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"It is impossible to build sound constitutional doctrine upon a mistaken understanding of Constitutional history. … The establishment clause had been expressly freighted with Jefferson’s misleading metaphor for nearly forty years. …
     There is simply no historical foundation for the proposition that the framers intended to build a wall of separation [between church and state]. … The recent court decisions are in no way based on either the language or intent of the framers. …"  William Hubbs Rehnquist in Wallace v. Jaffree (1984)s

William Orville Douglas was a Justice of the U.S. Supreme Court for 36 years, after teaching law at Yale and Columbia University. In the 1952 case of Zorach v. Clauson, Justice William Douglas asserted: “The First Amendment… does not say that in every respect there shall be a separation of Church and State…. Otherwise the state and religion would be aliens to each other.” Justice Douglas continued: “We are a religious people and our institutions presuppose a Supreme Being…. When the state encourages religious instruction… it follows the best of our traditions.”  William Orville Douglas, Associate Justice of the United States Supreme Court

When the First Amendment was passed it only had two purposes. The first purpose was that there would be no established, national church for the united thirteen states. To say it another way: there would be no “Church of the United States.” James Madison (1751-1836) clearly articulated this concept of separation when explaining the First Amendment’s protection of religious liberty. He said that the First Amendment to the Constitution was prompted because “the people feared one sect might obtain a preeminence, or two combine together, and establish a religion to which they would compel others to conform.”116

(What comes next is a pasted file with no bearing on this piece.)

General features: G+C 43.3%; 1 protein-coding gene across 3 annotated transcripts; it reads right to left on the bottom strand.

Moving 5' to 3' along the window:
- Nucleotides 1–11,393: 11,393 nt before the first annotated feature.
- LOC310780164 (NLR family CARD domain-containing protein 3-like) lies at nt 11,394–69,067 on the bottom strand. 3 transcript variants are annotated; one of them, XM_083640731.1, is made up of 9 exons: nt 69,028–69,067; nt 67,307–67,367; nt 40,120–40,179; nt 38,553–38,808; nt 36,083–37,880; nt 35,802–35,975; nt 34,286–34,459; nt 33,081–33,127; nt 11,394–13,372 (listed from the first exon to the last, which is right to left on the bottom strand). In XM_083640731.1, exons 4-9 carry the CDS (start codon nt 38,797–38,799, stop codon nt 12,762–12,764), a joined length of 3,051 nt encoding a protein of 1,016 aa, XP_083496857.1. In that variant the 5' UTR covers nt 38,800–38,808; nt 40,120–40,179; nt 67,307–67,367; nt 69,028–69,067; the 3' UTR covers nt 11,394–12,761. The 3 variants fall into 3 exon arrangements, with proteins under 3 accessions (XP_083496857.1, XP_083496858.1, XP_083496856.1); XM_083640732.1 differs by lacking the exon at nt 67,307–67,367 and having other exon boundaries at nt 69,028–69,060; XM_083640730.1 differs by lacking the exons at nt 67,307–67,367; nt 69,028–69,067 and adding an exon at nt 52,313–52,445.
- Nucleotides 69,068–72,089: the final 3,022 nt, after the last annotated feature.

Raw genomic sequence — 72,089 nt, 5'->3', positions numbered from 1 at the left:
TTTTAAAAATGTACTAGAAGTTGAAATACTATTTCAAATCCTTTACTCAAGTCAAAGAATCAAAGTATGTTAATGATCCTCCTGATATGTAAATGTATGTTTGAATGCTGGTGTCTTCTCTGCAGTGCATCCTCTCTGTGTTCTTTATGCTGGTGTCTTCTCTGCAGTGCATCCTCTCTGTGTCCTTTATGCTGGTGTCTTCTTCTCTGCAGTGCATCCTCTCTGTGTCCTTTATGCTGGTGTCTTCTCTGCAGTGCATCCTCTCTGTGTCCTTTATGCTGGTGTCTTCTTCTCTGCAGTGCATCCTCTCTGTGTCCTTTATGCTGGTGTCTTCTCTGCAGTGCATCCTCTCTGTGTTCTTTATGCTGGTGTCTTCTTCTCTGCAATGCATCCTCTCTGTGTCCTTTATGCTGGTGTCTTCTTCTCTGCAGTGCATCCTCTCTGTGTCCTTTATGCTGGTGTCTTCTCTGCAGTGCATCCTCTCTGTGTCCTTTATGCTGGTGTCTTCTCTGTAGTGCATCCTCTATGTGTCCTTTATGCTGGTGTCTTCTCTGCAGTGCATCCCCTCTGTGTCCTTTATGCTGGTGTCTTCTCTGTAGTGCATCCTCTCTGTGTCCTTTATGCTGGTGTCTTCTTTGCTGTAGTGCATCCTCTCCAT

Nevertheless, a number of the individual states had state churches, and even that was not considered in conflict with the First Amendment. “At the outbreak of the American Revolution, nine of the thirteen colonies had conferred special benefits upon one church to the exclusion of others.”117 “In all but one of the thirteen states, the states taxed the people to support the preaching of the gospel and to build churches.”118 “it was not until 1798 that the Virginia legislature repealed all its laws supporting churches.”119 “In Massachusetts the Massachusetts Constitution was not amended until 1853 to eliminate the tax-supported church provosions.”120
The second purpose of the First Amendment was the very opposite from what is being made of it today. It states expressly that government should not impede or interfere with the free practice of religion.
Those were the two purposes of the First Amendment as it was written.
As Justice Douglas wrote for the majority of the Supreme Court in the United States v. Ballard case in 1944:

The First Amendment has a dual aspect. It not only “forestalls compulsion by law of the acceptance of any creed or the practice of any form of worship” but also “safeguards the free exercise of the chosen form of religion.”

116 Edward Corwin, The Supreme Court as National School Board, Law and Contemporary Problems, 14, (1949), pp. 3, 11-12.
117 Herbert W. Titus, Professor of Law, O. W. Coburn School of Law, Education, Caesar’s or God’s: A Constitutional Question of Jurisdiction
118 Ibid.
119 Ibid.
120 Ibid.
Schaeffer, F. A. (1996, c1982). The complete works of Francis A. Schaeffer : A Christian worldview. Westchester, Ill.: Crossway Books.